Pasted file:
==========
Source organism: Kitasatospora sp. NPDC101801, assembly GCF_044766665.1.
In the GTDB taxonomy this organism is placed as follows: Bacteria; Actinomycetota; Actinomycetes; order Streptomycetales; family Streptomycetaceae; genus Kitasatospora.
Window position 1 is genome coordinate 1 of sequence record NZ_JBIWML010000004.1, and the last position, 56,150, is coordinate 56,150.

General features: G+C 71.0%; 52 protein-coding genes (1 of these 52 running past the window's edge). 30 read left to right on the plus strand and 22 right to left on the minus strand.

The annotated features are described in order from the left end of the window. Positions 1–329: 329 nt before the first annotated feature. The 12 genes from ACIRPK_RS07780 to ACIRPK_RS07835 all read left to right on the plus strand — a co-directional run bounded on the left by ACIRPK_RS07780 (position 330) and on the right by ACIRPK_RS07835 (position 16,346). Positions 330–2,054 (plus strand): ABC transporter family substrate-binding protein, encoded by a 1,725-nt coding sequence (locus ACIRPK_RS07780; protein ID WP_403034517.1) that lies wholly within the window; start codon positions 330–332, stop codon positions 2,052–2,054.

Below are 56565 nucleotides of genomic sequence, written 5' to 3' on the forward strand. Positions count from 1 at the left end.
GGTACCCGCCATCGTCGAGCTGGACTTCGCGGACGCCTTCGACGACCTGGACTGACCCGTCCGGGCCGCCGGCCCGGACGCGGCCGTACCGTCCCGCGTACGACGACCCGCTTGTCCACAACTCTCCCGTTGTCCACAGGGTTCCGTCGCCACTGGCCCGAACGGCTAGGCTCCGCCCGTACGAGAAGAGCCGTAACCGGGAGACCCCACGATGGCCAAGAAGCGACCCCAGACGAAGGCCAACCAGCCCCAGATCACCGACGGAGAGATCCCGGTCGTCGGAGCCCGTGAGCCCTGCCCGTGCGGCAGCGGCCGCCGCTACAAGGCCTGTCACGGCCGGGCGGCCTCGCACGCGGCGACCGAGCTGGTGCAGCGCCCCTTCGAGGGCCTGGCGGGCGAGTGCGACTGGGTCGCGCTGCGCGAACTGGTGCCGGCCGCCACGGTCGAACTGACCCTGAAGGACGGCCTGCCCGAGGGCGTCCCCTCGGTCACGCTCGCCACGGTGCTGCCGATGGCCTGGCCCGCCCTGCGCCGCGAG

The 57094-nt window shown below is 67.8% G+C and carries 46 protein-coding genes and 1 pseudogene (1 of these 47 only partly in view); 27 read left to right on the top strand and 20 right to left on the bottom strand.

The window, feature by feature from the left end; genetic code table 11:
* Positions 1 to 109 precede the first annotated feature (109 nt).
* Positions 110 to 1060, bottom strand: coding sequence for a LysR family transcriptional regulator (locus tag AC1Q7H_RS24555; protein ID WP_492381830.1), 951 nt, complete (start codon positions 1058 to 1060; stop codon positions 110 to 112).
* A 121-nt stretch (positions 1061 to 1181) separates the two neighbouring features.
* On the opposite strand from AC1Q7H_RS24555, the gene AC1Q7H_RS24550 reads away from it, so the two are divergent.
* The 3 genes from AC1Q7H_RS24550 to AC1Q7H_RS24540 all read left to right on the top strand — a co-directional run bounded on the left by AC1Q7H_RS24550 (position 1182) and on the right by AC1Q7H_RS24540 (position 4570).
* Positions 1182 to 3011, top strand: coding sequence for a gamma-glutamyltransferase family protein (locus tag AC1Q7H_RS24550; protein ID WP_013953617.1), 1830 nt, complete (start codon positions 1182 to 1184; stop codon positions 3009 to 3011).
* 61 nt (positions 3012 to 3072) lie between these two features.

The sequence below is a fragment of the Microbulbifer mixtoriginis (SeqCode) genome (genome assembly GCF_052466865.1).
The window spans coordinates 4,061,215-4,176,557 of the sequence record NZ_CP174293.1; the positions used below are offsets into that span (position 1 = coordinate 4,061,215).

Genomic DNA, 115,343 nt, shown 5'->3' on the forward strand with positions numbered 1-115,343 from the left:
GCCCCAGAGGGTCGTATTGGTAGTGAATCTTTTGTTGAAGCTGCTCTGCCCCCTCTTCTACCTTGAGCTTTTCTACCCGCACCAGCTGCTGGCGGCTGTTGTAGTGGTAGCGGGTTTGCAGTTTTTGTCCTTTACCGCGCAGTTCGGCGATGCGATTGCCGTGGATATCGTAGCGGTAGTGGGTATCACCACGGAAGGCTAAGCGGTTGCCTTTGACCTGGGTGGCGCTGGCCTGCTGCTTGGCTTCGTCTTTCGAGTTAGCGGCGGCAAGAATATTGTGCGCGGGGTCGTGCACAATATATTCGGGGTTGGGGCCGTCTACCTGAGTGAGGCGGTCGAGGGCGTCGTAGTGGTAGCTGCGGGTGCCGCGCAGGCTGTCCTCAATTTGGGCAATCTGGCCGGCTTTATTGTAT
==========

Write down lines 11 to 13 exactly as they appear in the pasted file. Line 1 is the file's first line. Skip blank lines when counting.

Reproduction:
* Positions 110 to 1060, bottom strand: coding sequence for a LysR family transcriptional regulator (locus tag AC1Q7H_RS24555; protein ID WP_492381830.1), 951 nt, complete (start codon positions 1058 to 1060; stop codon positions 110 to 112).
* A 121-nt stretch (positions 1061 to 1181) separates the two neighbouring features.
* On the opposite strand from AC1Q7H_RS24555, the gene AC1Q7H_RS24550 reads away from it, so the two are divergent.